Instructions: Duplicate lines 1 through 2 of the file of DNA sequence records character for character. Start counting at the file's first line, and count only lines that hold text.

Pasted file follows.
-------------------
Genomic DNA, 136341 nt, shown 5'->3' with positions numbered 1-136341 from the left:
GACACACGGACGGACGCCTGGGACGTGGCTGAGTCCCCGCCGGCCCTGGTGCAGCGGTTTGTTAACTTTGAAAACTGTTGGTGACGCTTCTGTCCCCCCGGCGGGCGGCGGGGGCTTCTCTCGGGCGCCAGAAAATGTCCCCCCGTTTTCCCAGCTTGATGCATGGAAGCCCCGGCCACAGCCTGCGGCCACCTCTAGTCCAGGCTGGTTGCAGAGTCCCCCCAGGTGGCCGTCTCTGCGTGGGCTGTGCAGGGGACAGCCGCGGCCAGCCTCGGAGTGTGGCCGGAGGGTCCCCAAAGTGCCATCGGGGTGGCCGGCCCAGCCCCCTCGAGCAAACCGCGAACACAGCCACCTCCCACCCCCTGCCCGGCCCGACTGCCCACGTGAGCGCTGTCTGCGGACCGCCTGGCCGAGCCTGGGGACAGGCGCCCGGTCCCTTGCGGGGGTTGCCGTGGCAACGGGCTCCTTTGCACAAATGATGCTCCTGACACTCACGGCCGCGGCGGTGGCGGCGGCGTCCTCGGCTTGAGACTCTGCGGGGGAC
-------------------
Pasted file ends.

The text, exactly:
Genomic DNA, 136341 nt, shown 5'->3' with positions numbered 1-136341 from the left:
GACACACGGACGGACGCCTGGGACGTGGCTGAGTCCCCGCCGGCCCTGGTGCAGCGGTTTGTTAACTTTGAAAACTGTTGGTGACGCTTCTGTCCCCCCGGCGGGCGGCGGGGGCTTCTCTCGGGCGCCAGAAAATGTCCCCCCGTTTTCCCAGCTTGATGCATGGAAGCCCCGGCCACAGCCTGCGGCCACCTCTAGTCCAGGCTGGTTGCAGAGTCCCCCCAGGTGGCCGTCTCTGCGTGGGCTGTGCAGGGGACAGCCGCGGCCAGCCTCGGAGTGTGGCCGGAGGGTCCCCAAAGTGCCATCGGGGTGGCCGGCCCAGCCCCCTCGAGCAAACCGCGAACACAGCCACCTCCCACCCCCTGCCCGGCCCGACTGCCCACGTGAGCGCTGTCTGCGGACCGCCTGGCCGAGCCTGGGGACAGGCGCCCGGTCCCTTGCGGGGGTTGCCGTGGCAACGGGCTCCTTTGCACAAATGATGCTCCTGACACTCACGGCCGCGGCGGTGGCGGCGGCGTCCTCGGCTTGAGACTCTGCGGGGGAC